November is Diabetes Awareness Month
Last updated: November 4, 2021, at 6:37 a.m. PT
Originally published: November 2, 2021, at 12:52 p.m. PT
Nearly 10% of Americans (34.2 million people) have diabetes, with nearly 1 in 3 (88 million) being diagnosed as prediabetic, or at high risk for diabetes. Among Black and Hispanic people, the risk for developing diabetes is greater than other groups.
In the U.S., diabetes is the seventh leading cause of death and the number one cause of kidney failure, lower-limb amputations, and adult blindness.
Today, cases are rising fastest among people younger than 20-years-old, according to the CDC. Everything from family history, a sedentary lifestyle, smoking, and weight gain, to environmental factors and lack of access to fresh foods can contribute to higher risk factors for diabetes.
As a chronic health condition, diabetes affects how your body turns food into energy and can require additional health care, testing, and daily prescriptions, but it is possible to live a long and healthy life with diabetes with a few small changes that can have large impacts. For prediabetics, or people at-risk for becoming prediabetic, it’s crucial to begin self-educating early and adjustments to diet, exercise, and lifestyle can help many to keep diabetes at bay.
At the Y, we can help by beginning with education, self-care, and prompting new healthy habits. In youth and adults, there is much room for improvement in preventing diabetes complications.
A trained YMCA Diabetes Prevention Program lifestyle coach and a registered dietitian can help answer your questions, build awareness about the risk factors, symptoms, and types of diabetes, and help determine if you qualify for the Y’s Diabetes Prevention Program.
Individuals can also self-assess their risk of diabetes by taking a simple test. Through this assessment, visitors can also learn how lifestyle choices and family history help determine the ultimate risk for developing the disease. Several factors that could put a person at risk for type 2 diabetes include race, age, weight, and activity level. If a person is at risk, a diabetes screening conducted by a physician can confirm a diabetes or prediabetes diagnosis.
To better understand the risks, let’s break it down into the three main types of diabetes, along with a fuller understanding of what prediabetes is.
Type 1 Diabetes
Type 1 diabetes is thought to be caused by an autoimmune reaction (the body attacks itself by mistake) that stops your body from making insulin. Approximately 5-10% of the people who have diabetes have type 1. Symptoms of type 1 diabetes often develop quickly. It’s usually diagnosed in children, teens, and young adults. If you have type 1 diabetes, you’ll need to take insulin every day to survive. Currently, no one knows how to prevent type 1 diabetes.
Type 2 Diabetes
With type 2 diabetes, your body doesn’t use insulin well and can’t keep blood sugar at normal levels. About 90-95% of people with diabetes have type 2. It develops over many years and is usually diagnosed in adults (but more and more in children, teens, and young adults). You may not notice any symptoms, so it’s important to get your blood sugar tested if you’re at risk. Type 2 diabetes can be prevented or delayed with healthy lifestyle changes, such as losing weight, eating healthy food, and being active.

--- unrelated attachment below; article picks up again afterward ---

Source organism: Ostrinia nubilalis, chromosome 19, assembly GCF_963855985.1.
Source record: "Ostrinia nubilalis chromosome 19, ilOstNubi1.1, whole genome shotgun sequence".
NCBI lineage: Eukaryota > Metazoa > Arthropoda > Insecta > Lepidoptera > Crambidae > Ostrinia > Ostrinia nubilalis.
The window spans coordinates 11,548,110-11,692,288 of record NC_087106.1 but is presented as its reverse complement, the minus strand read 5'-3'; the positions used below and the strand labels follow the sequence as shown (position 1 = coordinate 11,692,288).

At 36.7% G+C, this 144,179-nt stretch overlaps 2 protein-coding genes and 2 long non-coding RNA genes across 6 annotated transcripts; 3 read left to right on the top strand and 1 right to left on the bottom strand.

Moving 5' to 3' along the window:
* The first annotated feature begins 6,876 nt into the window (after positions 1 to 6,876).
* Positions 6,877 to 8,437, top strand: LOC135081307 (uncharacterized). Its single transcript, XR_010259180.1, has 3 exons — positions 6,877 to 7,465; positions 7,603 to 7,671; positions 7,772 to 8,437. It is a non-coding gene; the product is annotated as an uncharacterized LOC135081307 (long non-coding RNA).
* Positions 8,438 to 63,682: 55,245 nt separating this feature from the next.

Gestational diabetes develops in pregnant women who have never had diabetes. If you have gestational diabetes, your baby could be at higher risk for health problems. Gestational diabetes usually goes away after your baby is born but increases your risk for type 2 diabetes later in life. Your baby is more likely to have obesity as a child or teen, and more likely to develop type 2 diabetes later in life too.
In the United States, 88 million adults — more than 1 in 3 — have prediabetes. What’s more, more than 84% of them don’t know they have it. With prediabetes, blood sugar levels are higher than normal, but not high enough yet to be diagnosed as type 2 diabetes. Prediabetes raises your risk for type 2 diabetes, heart disease, and stroke. The good news is if you have prediabetes, a CDC-recognized lifestyle change program can help you take healthy steps to reverse it.
Diabetes can be detrimental but with some simple changes in our day-to-day habits, it can be managed. If you’re at risk, it can be prevented from having an impact on our lives, including not being diagnosed with it in the first place.
Making some basic lifestyle changes that contribute to weight loss and healthy living can decrease the risk for diabetes. Among these are:
- Eat fruits and vegetables every day.
- Choose fish, lean meats, and poultry without skin.
- Aim for whole grains with every meal.
- Be moderately active, getting at least 150 minutes of physical activity each week.
- Choose water to drink instead of beverages with added sugar.
- Speak to your doctor about your diabetes risk factors, especially if you have a family history or are overweight.
Understanding your risk is the first step. The Y encourages everyone to learn their risks for prediabetes and diabetes and to take preventive steps to potentially reduce their chances of developing the disease. There isn’t a cure for diabetes, but losing weight, eating healthy food, and being active can really help prevent or manage it.
Learn more about controlling or preventing diabetes and start your journey to better health with the Y's Diabetes Prevention Program.